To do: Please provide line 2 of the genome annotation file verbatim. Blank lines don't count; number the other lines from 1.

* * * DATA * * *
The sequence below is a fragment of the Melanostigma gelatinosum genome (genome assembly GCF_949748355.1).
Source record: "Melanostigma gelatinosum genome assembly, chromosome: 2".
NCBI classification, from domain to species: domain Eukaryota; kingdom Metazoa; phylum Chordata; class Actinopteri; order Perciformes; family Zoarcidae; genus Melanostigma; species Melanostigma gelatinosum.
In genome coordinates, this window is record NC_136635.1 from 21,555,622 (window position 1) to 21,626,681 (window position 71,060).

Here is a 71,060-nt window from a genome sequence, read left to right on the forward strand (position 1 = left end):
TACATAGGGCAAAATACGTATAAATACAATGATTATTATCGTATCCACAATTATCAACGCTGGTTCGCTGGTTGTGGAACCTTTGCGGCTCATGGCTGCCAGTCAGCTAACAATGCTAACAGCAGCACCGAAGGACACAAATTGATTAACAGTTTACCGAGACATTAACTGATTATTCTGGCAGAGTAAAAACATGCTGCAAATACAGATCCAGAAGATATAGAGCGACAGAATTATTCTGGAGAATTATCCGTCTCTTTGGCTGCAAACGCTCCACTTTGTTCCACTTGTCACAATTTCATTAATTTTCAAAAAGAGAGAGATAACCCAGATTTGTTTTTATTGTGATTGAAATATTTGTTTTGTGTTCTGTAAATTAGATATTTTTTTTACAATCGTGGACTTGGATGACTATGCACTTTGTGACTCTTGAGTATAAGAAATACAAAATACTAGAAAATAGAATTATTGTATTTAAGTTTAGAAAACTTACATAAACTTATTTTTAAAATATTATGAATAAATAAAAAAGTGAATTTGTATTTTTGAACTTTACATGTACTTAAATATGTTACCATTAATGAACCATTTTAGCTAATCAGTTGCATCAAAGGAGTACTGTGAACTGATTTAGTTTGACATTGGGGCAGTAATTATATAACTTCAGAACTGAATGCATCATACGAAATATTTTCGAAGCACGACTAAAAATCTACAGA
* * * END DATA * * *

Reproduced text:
Source record: "Melanostigma gelatinosum genome assembly, chromosome: 2".